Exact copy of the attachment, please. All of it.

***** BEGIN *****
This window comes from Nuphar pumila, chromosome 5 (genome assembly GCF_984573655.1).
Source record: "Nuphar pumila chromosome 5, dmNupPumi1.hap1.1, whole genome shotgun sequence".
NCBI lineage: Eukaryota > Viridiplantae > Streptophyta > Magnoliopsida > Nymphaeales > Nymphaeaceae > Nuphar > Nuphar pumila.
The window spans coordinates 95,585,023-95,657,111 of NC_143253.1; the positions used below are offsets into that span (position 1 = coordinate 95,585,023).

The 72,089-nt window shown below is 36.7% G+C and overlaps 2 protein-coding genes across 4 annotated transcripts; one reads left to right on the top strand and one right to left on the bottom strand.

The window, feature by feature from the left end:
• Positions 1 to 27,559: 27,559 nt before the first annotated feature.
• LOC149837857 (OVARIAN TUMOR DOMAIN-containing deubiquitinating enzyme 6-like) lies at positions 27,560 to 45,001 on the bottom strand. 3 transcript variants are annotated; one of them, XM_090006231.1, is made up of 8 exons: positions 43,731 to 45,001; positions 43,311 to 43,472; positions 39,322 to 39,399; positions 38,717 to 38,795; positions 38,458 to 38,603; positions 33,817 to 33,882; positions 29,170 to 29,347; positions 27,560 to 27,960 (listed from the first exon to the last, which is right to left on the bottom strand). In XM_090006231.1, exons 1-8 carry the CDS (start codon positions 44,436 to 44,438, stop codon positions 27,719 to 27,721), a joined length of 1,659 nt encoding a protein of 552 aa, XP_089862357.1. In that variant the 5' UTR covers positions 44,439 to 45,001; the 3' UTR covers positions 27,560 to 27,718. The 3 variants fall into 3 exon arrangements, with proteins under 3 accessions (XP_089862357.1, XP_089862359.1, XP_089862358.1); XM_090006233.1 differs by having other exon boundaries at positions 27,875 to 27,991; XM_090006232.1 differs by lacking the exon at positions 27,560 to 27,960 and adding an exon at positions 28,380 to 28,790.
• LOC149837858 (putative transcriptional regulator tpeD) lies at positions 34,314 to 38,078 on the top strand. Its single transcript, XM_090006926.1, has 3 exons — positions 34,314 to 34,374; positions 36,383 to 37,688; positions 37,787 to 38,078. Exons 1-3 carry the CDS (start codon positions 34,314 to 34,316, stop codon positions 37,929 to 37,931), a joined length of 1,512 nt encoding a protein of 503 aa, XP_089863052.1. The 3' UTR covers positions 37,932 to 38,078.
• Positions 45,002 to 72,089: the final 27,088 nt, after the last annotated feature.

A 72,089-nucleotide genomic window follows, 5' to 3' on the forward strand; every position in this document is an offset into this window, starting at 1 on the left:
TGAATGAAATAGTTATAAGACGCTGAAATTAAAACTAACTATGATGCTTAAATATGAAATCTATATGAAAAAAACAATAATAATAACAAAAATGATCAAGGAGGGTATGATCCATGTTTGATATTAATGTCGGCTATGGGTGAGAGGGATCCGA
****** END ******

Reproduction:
This window comes from Nuphar pumila, chromosome 5 (genome assembly GCF_984573655.1).
Source record: "Nuphar pumila chromosome 5, dmNupPumi1.hap1.1, whole genome shotgun sequence".
NCBI lineage: Eukaryota > Viridiplantae > Streptophyta > Magnoliopsida > Nymphaeales > Nymphaeaceae > Nuphar > Nuphar pumila.
The window spans coordinates 95,585,023-95,657,111 of NC_143253.1; the positions used below are offsets into that span (position 1 = coordinate 95,585,023).

The 72,089-nt window shown below is 36.7% G+C and overlaps 2 protein-coding genes across 4 annotated transcripts; one reads left to right on the top strand and one right to left on the bottom strand.

The window, feature by feature from the left end:
• Positions 1 to 27,559: 27,559 nt before the first annotated feature.
• LOC149837857 (OVARIAN TUMOR DOMAIN-containing deubiquitinating enzyme 6-like) lies at positions 27,560 to 45,001 on the bottom strand. 3 transcript variants are annotated; one of them, XM_090006231.1, is made up of 8 exons: positions 43,731 to 45,001; positions 43,311 to 43,472; positions 39,322 to 39,399; positions 38,717 to 38,795; positions 38,458 to 38,603; positions 33,817 to 33,882; positions 29,170 to 29,347; positions 27,560 to 27,960 (listed from the first exon to the last, which is right to left on the bottom strand). In XM_090006231.1, exons 1-8 carry the CDS (start codon positions 44,436 to 44,438, stop codon positions 27,719 to 27,721), a joined length of 1,659 nt encoding a protein of 552 aa, XP_089862357.1. In that variant the 5' UTR covers positions 44,439 to 45,001; the 3' UTR covers positions 27,560 to 27,718. The 3 variants fall into 3 exon arrangements, with proteins under 3 accessions (XP_089862357.1, XP_089862359.1, XP_089862358.1); XM_090006233.1 differs by having other exon boundaries at positions 27,875 to 27,991; XM_090006232.1 differs by lacking the exon at positions 27,560 to 27,960 and adding an exon at positions 28,380 to 28,790.
• LOC149837858 (putative transcriptional regulator tpeD) lies at positions 34,314 to 38,078 on the top strand. Its single transcript, XM_090006926.1, has 3 exons — positions 34,314 to 34,374; positions 36,383 to 37,688; positions 37,787 to 38,078. Exons 1-3 carry the CDS (start codon positions 34,314 to 34,316, stop codon positions 37,929 to 37,931), a joined length of 1,512 nt encoding a protein of 503 aa, XP_089863052.1. The 3' UTR covers positions 37,932 to 38,078.
• Positions 45,002 to 72,089: the final 27,088 nt, after the last annotated feature.

A 72,089-nucleotide genomic window follows, 5' to 3' on the forward strand; every position in this document is an offset into this window, starting at 1 on the left:
TGAATGAAATAGTTATAAGACGCTGAAATTAAAACTAACTATGATGCTTAAATATGAAATCTATATGAAAAAAACAATAATAATAACAAAAATGATCAAGGAGGGTATGATCCATGTTTGATATTAATGTCGGCTATGGGTGAGAGGGATCCGA